Rumours of child molestation hardened into accusations that threatened to land the singer in court. The police raided his home in 1993 after an allegation by the family of 11-year-old Jordy Chandler. He later arrived at an out-of-court settlement with the family for around $20m. Marriage, to Lisa Marie Presley, was widely regarded as an attempt to restore his reputation. The marriage failed, as did a second, to Debbie Rowe, his former nurse.
The albums of the 1990s were poorly received and his ability to raise his own children was questioned after he dangled the 11-month-old Prince Michael II from the window of a German hotel in 2001. Astonishingly for a man who had sold so many records, his finances were also said to be in a state of perpetual crisis, brought on by unrestrained spending.
His next appearance on the world stage followed a controversial television interview with the British journalist Martin Bashir, in which he admitted sharing a bed with a boy.
Police subsequently issued a warrant for his arrest, and he surrendered in a blaze of publicity, to stand trial on charges of molesting a 13-year-old boy. Though he was acquitted after his defence team highlighted the extraordinary past life of his accuser, the boy's mother, it was a rather partial victory. Two jurors said they thought him almost certainly guilty of child molestation and hoped that he would stop sleeping with young boys.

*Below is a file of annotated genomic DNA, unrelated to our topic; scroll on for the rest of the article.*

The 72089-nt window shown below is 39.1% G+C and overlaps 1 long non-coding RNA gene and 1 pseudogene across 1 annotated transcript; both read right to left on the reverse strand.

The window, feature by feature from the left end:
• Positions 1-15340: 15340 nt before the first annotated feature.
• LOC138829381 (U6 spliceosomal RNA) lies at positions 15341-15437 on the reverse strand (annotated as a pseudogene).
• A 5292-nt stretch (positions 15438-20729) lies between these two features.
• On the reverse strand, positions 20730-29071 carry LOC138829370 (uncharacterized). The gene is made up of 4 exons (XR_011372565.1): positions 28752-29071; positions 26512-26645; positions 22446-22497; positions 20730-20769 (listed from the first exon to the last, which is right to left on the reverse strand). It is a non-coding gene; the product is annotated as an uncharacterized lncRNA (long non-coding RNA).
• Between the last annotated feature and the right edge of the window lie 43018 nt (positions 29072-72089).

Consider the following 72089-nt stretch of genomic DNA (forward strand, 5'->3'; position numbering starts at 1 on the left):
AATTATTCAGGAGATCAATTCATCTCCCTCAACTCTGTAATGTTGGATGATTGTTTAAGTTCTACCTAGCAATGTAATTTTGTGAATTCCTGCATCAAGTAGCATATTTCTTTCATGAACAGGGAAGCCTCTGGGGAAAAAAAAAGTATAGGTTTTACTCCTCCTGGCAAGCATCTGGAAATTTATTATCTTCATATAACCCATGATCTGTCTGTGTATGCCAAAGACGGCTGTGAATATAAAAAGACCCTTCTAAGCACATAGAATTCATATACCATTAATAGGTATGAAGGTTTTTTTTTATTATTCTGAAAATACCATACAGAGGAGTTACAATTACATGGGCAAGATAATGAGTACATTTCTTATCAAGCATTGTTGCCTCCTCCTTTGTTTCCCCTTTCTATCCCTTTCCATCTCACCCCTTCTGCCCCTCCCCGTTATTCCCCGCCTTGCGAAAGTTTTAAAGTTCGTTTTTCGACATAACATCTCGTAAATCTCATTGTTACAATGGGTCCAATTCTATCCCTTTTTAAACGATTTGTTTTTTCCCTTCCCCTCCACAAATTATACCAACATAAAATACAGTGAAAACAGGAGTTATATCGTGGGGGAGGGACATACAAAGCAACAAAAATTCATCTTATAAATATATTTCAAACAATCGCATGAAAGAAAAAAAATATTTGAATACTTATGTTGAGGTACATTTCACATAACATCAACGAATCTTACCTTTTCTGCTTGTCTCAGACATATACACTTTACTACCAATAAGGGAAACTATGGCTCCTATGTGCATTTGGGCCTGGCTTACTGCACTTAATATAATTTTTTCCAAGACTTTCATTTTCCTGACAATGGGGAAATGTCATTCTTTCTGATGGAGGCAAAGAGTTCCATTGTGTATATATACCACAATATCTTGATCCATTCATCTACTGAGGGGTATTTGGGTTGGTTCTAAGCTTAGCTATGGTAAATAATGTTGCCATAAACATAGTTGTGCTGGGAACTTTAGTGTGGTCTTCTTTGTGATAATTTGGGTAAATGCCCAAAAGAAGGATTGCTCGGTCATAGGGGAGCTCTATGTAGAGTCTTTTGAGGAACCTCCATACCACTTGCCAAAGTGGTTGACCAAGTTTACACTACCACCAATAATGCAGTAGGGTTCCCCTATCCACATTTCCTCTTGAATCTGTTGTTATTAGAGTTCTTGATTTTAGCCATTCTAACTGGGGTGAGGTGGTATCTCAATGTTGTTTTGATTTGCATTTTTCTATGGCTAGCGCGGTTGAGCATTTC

For all his troubles, his poor health and the chaos of his life, his music still seemed to offer a means of salvation. A new tour, announced in March, sold out in days. He insisted he could still moonwalk.
All that the tour might have been, is now left, like most of the rest of his barely believable life, as a subject for speculation.
"Why not just tell people I'm an alien from Mars," he told a biographer, J Randy Taraborelli, in 1995. "Tell them I eat live chickens and do a voodoo dance at midnight. They'll believe anything you say." (©The Times, London)